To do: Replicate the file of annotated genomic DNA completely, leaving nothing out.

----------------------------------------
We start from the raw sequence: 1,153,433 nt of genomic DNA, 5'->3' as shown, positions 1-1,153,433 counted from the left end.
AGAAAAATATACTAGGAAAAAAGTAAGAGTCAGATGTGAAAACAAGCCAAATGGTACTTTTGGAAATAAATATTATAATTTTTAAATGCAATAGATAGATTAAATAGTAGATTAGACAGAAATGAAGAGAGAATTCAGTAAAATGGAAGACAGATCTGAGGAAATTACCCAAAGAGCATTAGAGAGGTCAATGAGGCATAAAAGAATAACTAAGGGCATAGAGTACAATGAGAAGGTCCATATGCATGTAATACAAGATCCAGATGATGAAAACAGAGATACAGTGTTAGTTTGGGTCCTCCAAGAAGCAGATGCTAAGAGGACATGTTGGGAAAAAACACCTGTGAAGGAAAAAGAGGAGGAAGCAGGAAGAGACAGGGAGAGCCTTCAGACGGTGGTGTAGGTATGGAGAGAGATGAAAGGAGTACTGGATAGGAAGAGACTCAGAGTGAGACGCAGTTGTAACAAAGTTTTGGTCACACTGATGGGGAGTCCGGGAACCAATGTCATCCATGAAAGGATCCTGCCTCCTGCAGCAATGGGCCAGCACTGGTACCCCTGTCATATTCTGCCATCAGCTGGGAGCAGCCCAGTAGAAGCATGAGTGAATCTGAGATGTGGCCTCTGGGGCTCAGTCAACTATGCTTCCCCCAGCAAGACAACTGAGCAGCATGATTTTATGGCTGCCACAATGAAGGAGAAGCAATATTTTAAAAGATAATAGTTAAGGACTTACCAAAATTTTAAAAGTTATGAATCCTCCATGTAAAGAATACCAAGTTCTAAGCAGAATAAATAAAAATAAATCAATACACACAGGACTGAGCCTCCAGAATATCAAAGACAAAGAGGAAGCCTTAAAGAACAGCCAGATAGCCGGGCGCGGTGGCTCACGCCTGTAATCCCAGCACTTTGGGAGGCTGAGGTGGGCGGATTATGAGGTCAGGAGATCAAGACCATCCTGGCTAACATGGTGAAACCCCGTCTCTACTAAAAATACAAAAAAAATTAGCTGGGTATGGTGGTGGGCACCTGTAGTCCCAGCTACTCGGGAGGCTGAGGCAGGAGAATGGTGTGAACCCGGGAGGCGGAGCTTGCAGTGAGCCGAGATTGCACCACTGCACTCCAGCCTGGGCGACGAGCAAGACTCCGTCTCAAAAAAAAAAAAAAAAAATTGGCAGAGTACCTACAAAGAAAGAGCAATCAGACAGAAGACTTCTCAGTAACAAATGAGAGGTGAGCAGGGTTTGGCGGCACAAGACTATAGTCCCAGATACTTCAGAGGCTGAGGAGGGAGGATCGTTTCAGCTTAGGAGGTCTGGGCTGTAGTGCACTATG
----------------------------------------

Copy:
We start from the raw sequence: 1,153,433 nt of genomic DNA, 5'->3' as shown, positions 1-1,153,433 counted from the left end.
AGAAAAATATACTAGGAAAAAAGTAAGAGTCAGATGTGAAAACAAGCCAAATGGTACTTTTGGAAATAAATATTATAATTTTTAAATGCAATAGATAGATTAAATAGTAGATTAGACAGAAATGAAGAGAGAATTCAGTAAAATGGAAGACAGATCTGAGGAAATTACCCAAAGAGCATTAGAGAGGTCAATGAGGCATAAAAGAATAACTAAGGGCATAGAGTACAATGAGAAGGTCCATATGCATGTAATACAAGATCCAGATGATGAAAACAGAGATACAGTGTTAGTTTGGGTCCTCCAAGAAGCAGATGCTAAGAGGACATGTTGGGAAAAAACACCTGTGAAGGAAAAAGAGGAGGAAGCAGGAAGAGACAGGGAGAGCCTTCAGACGGTGGTGTAGGTATGGAGAGAGATGAAAGGAGTACTGGATAGGAAGAGACTCAGAGTGAGACGCAGTTGTAACAAAGTTTTGGTCACACTGATGGGGAGTCCGGGAACCAATGTCATCCATGAAAGGATCCTGCCTCCTGCAGCAATGGGCCAGCACTGGTACCCCTGTCATATTCTGCCATCAGCTGGGAGCAGCCCAGTAGAAGCATGAGTGAATCTGAGATGTGGCCTCTGGGGCTCAGTCAACTATGCTTCCCCCAGCAAGACAACTGAGCAGCATGATTTTATGGCTGCCACAATGAAGGAGAAGCAATATTTTAAAAGATAATAGTTAAGGACTTACCAAAATTTTAAAAGTTATGAATCCTCCATGTAAAGAATACCAAGTTCTAAGCAGAATAAATAAAAATAAATCAATACACACAGGACTGAGCCTCCAGAATATCAAAGACAAAGAGGAAGCCTTAAAGAACAGCCAGATAGCCGGGCGCGGTGGCTCACGCCTGTAATCCCAGCACTTTGGGAGGCTGAGGTGGGCGGATTATGAGGTCAGGAGATCAAGACCATCCTGGCTAACATGGTGAAACCCCGTCTCTACTAAAAATACAAAAAAAATTAGCTGGGTATGGTGGTGGGCACCTGTAGTCCCAGCTACTCGGGAGGCTGAGGCAGGAGAATGGTGTGAACCCGGGAGGCGGAGCTTGCAGTGAGCCGAGATTGCACCACTGCACTCCAGCCTGGGCGACGAGCAAGACTCCGTCTCAAAAAAAAAAAAAAAAAATTGGCAGAGTACCTACAAAGAAAGAGCAATCAGACAGAAGACTTCTCAGTAACAAATGAGAGGTGAGCAGGGTTTGGCGGCACAAGACTATAGTCCCAGATACTTCAGAGGCTGAGGAGGGAGGATCGTTTCAGCTTAGGAGGTCTGGGCTGTAGTGCACTATG